28 July 2017

*** Talk Point: Can Doklam be contained? Will the tensions go beyond Doklam?

Indian and Chinese soldiers are locked in their longest border face-off in decades in the Doklam tri-junction area. More than 400 soldiers of the two countries have pitched tents in the mountainous region after the Indian Army says it stopped PLA soldiers from building a road in the disputed region. The diplomatic discourse between Beijing and New Delhi has become shrill with Chinese officials telling India “not to push your luck” and “go out” of the area. Washington has stepped in and urged the Asian giants to speak to each other and resolve the crisis.

As Indian National Security Adviser Ajit Doval heads to Beijing this week for talks, hoping to end the confrontation, we ask experts if Doklam can be contained, or if these tensions will only escalate.

*** A Different Kind of Reset in Russia

By George Friedman

The U.S. Congress is close to passing a resolution increasing sanctions on Russia, along with Iran and North Korea, and it’s likely that President Donald Trump will approve it. The bill passed the House of Representatives with overwhelming and bipartisan support, revised primarily to give some leeway to energy companies involved in joint ventures with Russia. The bill takes authority away from the president to suspend sanctions except in specific cases. Since any rapprochement with Russia would have to include a suspension of sanctions, this effectively takes a great deal of control over U.S.-Russian relations out of the hands of the president and shifts it to Congress. This is not unprecedented; Congress did something similar over Iran during Barack Obama’s presidency.

The new sanctions primarily tighten existing ones and extend them to joint energy ventures. It should be remembered that sanctions on Russia were put in place in 2014 in response to Russia’s annexation of Crimea in Ukraine. At the time, there were demands that the West take some sort of military action in Ukraine to block Russia. Sanctions were adopted as a more modest alternative. In some sense they were merely a gesture, sanctioning individuals and particular companies rather than Russia as a whole. The view in the West was that this signaled the West’s will. What it signaled to Russia was a lack of will. Neither side budged, and the sanctions went from interim step to permanent reality. What this new sanctions bill does, as far as the United States is concerned, is cement them into place, addressing the most sensitive pressure point in Russia: its energy industry.

Why is the Dalai Lama silent?

R K Sinha 

Even as India-China ties touch a new low over a border dispute and war clouds loom large, the absence of Tibetan spiritual leader Dalai Lama from the scene is unbelievable to say the least. Not only Dalai Lama, but even the Tibetans living in India are silent.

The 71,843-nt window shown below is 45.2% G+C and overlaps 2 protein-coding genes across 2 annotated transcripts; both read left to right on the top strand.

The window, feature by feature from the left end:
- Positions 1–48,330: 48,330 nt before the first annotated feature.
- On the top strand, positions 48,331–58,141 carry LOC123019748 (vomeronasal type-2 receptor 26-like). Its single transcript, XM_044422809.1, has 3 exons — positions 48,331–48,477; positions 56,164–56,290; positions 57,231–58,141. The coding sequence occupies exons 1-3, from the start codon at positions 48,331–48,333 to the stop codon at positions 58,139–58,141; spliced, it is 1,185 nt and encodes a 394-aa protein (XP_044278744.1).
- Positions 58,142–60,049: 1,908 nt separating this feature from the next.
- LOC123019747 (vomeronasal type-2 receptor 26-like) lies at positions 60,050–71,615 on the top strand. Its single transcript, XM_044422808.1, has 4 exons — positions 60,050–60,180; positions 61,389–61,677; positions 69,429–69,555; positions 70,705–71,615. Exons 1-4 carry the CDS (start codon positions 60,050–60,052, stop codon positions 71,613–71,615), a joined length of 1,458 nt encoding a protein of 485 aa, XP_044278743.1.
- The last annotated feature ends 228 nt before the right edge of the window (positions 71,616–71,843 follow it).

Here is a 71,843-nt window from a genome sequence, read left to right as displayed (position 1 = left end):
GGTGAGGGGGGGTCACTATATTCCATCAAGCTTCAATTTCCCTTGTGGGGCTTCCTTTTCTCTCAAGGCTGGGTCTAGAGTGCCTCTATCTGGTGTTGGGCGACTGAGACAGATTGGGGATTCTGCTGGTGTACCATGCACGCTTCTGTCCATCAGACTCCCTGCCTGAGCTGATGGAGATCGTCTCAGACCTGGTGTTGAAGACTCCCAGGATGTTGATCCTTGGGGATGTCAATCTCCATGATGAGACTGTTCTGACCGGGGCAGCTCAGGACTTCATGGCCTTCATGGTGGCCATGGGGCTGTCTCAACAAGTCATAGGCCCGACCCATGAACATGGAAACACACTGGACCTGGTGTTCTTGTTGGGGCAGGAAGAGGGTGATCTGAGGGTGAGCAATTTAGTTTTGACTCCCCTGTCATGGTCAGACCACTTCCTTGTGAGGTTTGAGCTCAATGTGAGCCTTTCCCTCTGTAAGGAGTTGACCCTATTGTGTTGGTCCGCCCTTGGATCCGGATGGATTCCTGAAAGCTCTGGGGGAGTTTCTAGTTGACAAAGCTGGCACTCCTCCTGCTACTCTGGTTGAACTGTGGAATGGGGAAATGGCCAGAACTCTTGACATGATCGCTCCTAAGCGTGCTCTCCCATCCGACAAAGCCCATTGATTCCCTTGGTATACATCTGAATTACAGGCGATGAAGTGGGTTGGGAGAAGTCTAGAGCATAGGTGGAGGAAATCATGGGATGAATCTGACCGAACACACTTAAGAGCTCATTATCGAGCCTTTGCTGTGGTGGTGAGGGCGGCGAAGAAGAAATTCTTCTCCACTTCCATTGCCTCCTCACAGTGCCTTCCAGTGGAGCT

They are also not visible. Why is the Dalai Lama not attacking China over its imperialist designs and building opinion against the dragon for threatening war against India? He prefers to keep quiet at a time when tensions are mounting. The two Asian giants have close to a 4,000 km long border.

It is a disputed one. It would be an understatement to say that the situation is grave and serious as 6,000 soldiers are facing each other eyeball-to-eyeball.

Amidst all this, the respected leader from Tibet is not seen. This is the time when he could and should pro-actively use his good offices and stature to appraise top leaders of the world about the current situation. Further, he could tell them how brutally the Chinese government is treating people in Tibet.

40 terror shops come under NIA lens in Kashmir, cross-border traders using business for hawala money

Investigations into the money trail coming in from Pakistan-based terror outfits to Kashmiri separatists to fuel violence in the Valley has gone back to the 90s with over a dozen properties, over a score cross-border traders and some 50 WhatsApp and social media groups coming under the scanner of central investigating agencies. 

According to a senior government official, a collective crackdown by agencies is going to have a long-term effect in the Valley in restoring peace as it has cut down the financial links of anti-social elements in Kashmir from their handlers in Pakistan. 

Both the National Investigation Agency (NIA) and Enforcement Directorate (ED) are separately investigating cases of terror funding and subversive activities. 

While the NIA has arrested seven Kashmiri separatist leaders, who were sent to 10-day judicial custody, ED arrested Shabir Shah - one of the founders of Kashmiri separatism, who was remanded to ED custody for seven days. 

While probing these cases, security agencies have unearthed some faces of stone-pelters, properties of separatist leaders that doesn't match with their income and dirty transactions by Indo-Pak traders. 

Crackdown on terror funding may alter landscape of militancy in Kashmir

Shaswati Das

New Delhi: The arrest of seven separatist leaders, remanded to 10-day police custody on Tuesday, for their alleged involvement in terror funding could drastically alter the landscape of militancy in Kashmir, experts say.

While one of them, Altaf Shah, is hardline Hurriyat leader Syed Ali Shah Geelani’s son-in-law, the other six—Ayaz Akbar, Peer Saifullah, Mehraj Kalwal, Shahid-ul-Islam, Naeem Khan and Bitta Karate—are alleged to have close links to the Hurriyat.

While the Hurriyat and other separatist leaders have been the intellectual and political face of militancy in Kashmir, this crackdown sets in stone the fact that the separatists have links to Pakistan- sponsored terror organizations, security experts said. It also proves that internal trade routes across India too are actively involved in the process, they said.